Well, in my novel, I make it very clear that these events happen, it galvanizes action, and then nobody changes and nobody does anything. And I’m very interested in this cognitive error in the human brain that people don’t believe it can ever happen to them until they’re actually getting hammered personally. And even then, you read about these people dying of Covid who are claiming it to be impossible as they die. Michael Lewis was writing about the federal government in his book The Fifth Element, talking about a town in Ohio that got wiped out by a tornado, and we went to the town 10 miles to the north and they were saying, “Well, it can’t happen to us. They’re in the tornado track and we’re not.” As if there’s such a thing as a tornado track. It’s amazing.
So I would agree with your observation that there’s no one event. That’s one of the reasons why I went to wet-bulb, the temperature deaths, the mass deaths that might happen. [That] might radicalize that one country long enough to wake people up. What I wanted to show was some places would get better, other places wouldn’t care, and that it really would take a full 30 years of concerted action. And so I kept coming back to the international agencies where we coordinate international diplomacy, and also the central banks. The idea that if investment capital will only go to the highest rate of return, then we are truly cooked. We’re doomed.
One of the striking things about your work on climate is that it is so deeply meshed in the financial system. There’s a notion among many people on the left that solving the climate crisis is incompatible with capitalism as we know it today. Do you share that idea?
Well, I am a leftist, an American leftist, and I’m saying just as a practicality that overthrowing capitalism is too messy, too much blowback, and too lengthy of a process. We’ve got a nation-state system and a financial order, and we’ve got a crisis that has to be dealt with in the next 10 to 20 years. So I’m looking at the tools at hand. Tax structures, sure. And essentially, I’m talking about a stepwise reform that after enough steps have been taken, you get to something that is truly post-capitalist that might take huge elements from the standard socialist techniques.
I mean, I’m a member of the DSA [Democratic Socialists of America]. I love the whole injection of progressive left into the Democratic Party. I loved Bernie. I love Biden. I love anything that looks to me like it’ll be fast and effective. So quantitative easing. The quantitative easing of 2008 is really suggestive. If that money were targeted, not given to the banks to do their usual stupid gambling of going to the highest rate of return. None of these mitigation projects are going to be the highest rate of return. They aren’t profitable as such. It’s just that they save the world. So I’m arguing [for] the kind of hyper-reformist platform. I take the tools that we have in hand, try to wield them from a leftist and an environmentalist perspective.
There is a lot of eco-terrorism and eco-sabotage in Ministry. As the urgency of the climate crisis grows, this seems likely to occur in the real world, too. What are your thoughts about violence as a political tool?
As a middle-class American, a privileged white, American man, advocating violence is an irresponsibility, because it’s other people that are going to get hurt by that. And also, my feeling is that even the violence would only be to try to jumpstart better legislation. Without better laws, the violence would just be pointless violence. And so when I wrote the book, I was trying to walk a fine line and say to people, “This kind of step is likely to happen.” Because there’s going to be people far angrier, who are at the sharp end of the stick, who’ve seen people die, who get radicalized and are going to do violent things that might be stupid violent things, or they might be quite smart violent things, depending on who’s doing it and what for.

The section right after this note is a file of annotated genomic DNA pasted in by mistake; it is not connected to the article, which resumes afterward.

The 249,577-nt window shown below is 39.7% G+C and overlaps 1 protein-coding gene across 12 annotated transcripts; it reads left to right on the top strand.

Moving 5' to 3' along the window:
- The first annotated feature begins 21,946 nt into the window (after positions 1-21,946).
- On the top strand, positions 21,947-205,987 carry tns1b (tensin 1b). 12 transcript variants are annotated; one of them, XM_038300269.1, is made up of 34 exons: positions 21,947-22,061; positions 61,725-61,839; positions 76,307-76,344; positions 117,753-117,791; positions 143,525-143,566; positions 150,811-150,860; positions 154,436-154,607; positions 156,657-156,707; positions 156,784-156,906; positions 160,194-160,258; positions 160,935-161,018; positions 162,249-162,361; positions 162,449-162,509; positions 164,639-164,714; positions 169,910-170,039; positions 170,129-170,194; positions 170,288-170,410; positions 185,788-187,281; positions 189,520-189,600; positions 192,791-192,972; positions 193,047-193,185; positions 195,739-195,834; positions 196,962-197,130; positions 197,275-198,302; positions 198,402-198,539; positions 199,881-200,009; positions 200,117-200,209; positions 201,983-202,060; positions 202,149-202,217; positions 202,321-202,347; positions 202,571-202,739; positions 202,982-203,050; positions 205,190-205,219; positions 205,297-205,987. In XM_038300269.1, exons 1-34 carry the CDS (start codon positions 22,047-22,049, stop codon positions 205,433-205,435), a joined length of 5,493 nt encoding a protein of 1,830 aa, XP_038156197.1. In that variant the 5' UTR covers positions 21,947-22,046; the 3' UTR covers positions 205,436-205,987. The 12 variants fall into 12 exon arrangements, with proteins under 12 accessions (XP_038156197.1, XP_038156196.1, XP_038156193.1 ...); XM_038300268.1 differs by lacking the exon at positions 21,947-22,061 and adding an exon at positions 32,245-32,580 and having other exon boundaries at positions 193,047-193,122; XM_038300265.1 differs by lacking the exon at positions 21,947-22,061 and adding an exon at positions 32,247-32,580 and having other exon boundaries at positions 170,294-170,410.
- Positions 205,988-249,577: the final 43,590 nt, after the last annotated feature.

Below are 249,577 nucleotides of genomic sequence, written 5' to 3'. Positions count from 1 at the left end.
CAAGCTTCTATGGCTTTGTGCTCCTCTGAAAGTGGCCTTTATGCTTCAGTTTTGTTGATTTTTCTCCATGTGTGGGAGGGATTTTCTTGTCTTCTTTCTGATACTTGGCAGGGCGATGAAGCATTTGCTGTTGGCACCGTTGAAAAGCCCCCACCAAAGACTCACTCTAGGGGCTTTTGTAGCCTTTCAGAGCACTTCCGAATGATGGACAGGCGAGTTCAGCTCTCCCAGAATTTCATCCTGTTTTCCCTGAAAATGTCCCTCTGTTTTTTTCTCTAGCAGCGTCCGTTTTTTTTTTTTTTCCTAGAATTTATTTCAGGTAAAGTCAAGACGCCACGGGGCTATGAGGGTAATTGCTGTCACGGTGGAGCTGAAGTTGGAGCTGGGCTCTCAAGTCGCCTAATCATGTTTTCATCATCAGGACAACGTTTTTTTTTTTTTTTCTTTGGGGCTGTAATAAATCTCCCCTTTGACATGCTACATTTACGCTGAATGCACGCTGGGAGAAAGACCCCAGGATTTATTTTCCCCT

And so to my mind, I think sabotage, which would be destruction of property rather than human beings, sure. But violence against humans? No. I would rather see the laws change fast, and do it by way of logic and reason. But we’re not very logical, individually or socially.
Is there a disconnect between the scenario that you put forward hopefully in the book and the one in your heart of hearts you think is going to play out in the real world?
Yes. But this [book] is a deliberate political act to continue to insist that if the best-case scenario came to pass, it wouldn’t be so bad. We could actually create a prosperous world of advocacy for everybody and keep all the animals alive. It’s technically possible, which is to say physically possible. So it’s a story that needs to be told.
And then my own personal opinions, they’re all over the map. They aren’t always very hopeful like that book is. But they’re also irrelevant. I’m just a bourgeoisie suburban house husband. What I think might happen is irrelevant to my political positions and my novels, because you can’t predict the future. I mean, I wrote a novel in which the Soviet Union was lasting for, I don’t know, it was set maybe a century or a half-century in the future. I published that novel in 1988. And so my sense of what can really be predicted is very — I don’t even think that’s what science-fiction novels are trying to do. We’re not trying to predict the future. We’re running scenarios for their current political lessons, if there are any.
The two aspects of your book that I find at once inspiring and maybe a little implausible are, first, the idea that the UN becomes a force for change. And second, you have a line in the book that says, “Legislation does it in the end.” In other words, that we will pass laws and legislation that will grapple with the climate crisis in a meaningful way.
Well, yes. But I will say this. Rule of law, as weak a reed as it is, is all we got. If we don’t have rule of law, if you were to say some virtuous eco-warriors were somehow to seize power and enforce a virtuous action. Well, no. That scenario doesn’t play. It won’t happen that way. So it’s rule of law or nothing.